Museum  January 10, 2018  Rachel Ozerkevich

The Exhibition as Film Set: A Multi-Media Production at the Montreal Museum of Fine Art

Courtesy The Butler Institute of American Art

Albert Bierstadt, Emigrants Crossing the Plains, 1869, oil on canvas, 31 x 49 inches.

Once Upon a Time…The Western at the Montreal Museum of Fine Art is absolutely cinematic in its layout, design, and overall effect. This is appropriate for a multimedia exhibition aiming to present an entire genre of painting, photography, and film, tracing its inception in early-mid nineteenth century landscape painting all the way to its contemporary iterations in music and film, as well as even more recent responses to the genre by First Nations artists in both the United States and Canada. Covering the Western in both countries over the span of a couple hundred years, the scope here is vast and daunting. Yet the Museum tactfully toes the line between being comprehensive and critically engaging with the material’s often-troubling cultural implications.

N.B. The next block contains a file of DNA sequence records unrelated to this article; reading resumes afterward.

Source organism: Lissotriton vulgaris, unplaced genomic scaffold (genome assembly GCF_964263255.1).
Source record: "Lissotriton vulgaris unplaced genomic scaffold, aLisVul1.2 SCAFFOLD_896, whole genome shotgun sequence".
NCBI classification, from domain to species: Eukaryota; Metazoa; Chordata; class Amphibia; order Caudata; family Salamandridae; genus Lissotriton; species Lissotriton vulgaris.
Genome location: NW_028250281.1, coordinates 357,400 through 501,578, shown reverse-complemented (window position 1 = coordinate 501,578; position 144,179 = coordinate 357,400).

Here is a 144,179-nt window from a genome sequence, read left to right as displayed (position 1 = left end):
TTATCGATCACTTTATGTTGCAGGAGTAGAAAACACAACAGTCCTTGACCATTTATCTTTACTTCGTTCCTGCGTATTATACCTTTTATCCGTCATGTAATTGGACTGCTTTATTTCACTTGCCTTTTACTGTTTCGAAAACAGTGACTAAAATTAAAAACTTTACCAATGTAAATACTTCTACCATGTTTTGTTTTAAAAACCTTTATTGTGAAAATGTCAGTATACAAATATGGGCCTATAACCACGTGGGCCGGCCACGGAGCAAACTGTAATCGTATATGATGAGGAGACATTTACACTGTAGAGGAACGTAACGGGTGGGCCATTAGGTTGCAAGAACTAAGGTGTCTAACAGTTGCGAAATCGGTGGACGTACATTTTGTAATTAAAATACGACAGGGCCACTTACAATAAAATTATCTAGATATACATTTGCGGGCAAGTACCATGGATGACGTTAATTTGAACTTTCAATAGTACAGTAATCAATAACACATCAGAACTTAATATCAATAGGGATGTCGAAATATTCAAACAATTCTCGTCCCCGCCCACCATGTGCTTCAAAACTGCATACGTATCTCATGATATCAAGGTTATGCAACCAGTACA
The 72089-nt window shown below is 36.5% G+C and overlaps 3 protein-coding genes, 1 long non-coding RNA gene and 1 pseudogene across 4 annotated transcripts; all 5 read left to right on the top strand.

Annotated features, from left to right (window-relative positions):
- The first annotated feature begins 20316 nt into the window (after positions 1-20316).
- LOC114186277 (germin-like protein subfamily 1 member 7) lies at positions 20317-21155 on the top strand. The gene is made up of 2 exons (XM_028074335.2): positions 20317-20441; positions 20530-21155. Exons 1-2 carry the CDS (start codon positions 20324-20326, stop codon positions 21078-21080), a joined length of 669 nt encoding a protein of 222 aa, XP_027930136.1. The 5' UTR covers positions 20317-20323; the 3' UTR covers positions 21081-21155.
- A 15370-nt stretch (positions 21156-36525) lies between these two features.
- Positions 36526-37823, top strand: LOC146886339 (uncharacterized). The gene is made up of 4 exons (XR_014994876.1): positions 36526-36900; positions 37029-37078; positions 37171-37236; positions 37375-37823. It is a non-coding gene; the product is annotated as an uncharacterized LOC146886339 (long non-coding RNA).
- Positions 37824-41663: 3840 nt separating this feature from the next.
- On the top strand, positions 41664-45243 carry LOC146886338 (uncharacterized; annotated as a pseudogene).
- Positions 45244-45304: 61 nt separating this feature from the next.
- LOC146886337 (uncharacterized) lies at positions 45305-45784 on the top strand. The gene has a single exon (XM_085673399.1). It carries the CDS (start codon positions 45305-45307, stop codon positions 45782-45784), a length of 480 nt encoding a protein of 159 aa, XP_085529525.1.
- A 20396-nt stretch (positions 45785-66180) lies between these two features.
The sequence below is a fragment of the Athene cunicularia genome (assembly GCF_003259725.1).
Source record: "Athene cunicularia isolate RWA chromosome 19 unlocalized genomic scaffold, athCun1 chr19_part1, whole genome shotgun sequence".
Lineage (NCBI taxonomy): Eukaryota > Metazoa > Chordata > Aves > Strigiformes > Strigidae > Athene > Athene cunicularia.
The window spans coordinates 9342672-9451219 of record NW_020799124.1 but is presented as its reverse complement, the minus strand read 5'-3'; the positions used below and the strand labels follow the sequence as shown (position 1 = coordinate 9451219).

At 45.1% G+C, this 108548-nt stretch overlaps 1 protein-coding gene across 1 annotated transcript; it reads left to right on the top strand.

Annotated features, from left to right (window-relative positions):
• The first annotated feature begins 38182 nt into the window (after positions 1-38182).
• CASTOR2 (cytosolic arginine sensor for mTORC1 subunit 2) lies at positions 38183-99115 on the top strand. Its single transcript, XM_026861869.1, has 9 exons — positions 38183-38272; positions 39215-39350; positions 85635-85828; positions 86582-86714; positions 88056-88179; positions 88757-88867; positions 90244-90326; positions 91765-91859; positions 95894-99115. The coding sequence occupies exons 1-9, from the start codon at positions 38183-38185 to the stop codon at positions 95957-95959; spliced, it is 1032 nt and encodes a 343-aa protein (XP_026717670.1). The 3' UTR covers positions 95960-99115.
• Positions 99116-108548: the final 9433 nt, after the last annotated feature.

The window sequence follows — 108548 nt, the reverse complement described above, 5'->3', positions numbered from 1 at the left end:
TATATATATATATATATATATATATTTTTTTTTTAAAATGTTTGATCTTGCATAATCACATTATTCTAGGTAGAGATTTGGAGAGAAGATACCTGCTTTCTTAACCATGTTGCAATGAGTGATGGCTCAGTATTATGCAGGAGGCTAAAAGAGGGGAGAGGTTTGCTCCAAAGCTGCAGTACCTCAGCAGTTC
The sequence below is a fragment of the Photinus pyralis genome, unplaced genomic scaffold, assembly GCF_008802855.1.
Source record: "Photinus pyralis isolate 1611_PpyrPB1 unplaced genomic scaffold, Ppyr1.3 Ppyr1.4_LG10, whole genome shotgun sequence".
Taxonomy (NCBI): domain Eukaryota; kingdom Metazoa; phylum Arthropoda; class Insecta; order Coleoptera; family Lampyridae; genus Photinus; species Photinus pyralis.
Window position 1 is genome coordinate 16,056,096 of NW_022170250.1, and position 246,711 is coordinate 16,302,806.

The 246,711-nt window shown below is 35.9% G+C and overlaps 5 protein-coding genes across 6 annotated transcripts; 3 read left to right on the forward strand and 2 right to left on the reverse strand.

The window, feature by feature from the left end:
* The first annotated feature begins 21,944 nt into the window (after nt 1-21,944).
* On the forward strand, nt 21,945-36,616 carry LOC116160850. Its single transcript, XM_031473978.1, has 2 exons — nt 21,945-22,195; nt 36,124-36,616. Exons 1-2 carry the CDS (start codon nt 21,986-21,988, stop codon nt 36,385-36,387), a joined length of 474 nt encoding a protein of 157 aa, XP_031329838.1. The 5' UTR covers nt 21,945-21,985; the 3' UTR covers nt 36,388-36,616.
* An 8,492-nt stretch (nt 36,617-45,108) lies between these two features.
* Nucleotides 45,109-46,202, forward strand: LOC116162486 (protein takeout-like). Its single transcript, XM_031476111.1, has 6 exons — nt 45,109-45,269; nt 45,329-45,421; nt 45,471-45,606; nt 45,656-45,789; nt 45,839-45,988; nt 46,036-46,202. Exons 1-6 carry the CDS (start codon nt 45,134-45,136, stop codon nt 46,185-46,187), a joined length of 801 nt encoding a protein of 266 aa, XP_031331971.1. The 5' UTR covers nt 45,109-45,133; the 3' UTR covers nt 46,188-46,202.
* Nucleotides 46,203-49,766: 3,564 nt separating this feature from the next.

Canada is often left out of the Western genre as most know it. This exhibition gives representations of Canadian landscapes equal attention, while also presenting promotional posters and written narratives of both Canadian and well-known American characters and performers such as Buffalo Bill and Annie Oakley. The two countries are most notably brought directly into dialogue with each other in the subtle mention of the “Northern” subgenre: these were Canadian versions of Western films produced in the U.S. that propagated the American fascination with exotic-seeming Canadian landscapes.

Courtesy Montreal Museum of Fine Arts

Still from the film “Stagecoach,” directed by John Ford, 1939

The exhibition is laid out like elements of film production, with sections dedicated to the stage, the cast, the characters, and the drama. Each section unpacks these elements’ fantastical natures and uncovers how truly limited these constructions were and still are. The exhibition’s narrative is thorough and often biting in its commentary and the overall layout makes it difficult to see the “Western” as anything other than a troubling cultural construct with a rich material archive. That Canada is given equal consideration only emphasizes how far-reaching the genre was and still is.

Once Upon a Time…The Western is at the Montreal Museum of Fine Art through February 4th.

Visit their website to learn more about the exhibition and to purchase tickets.

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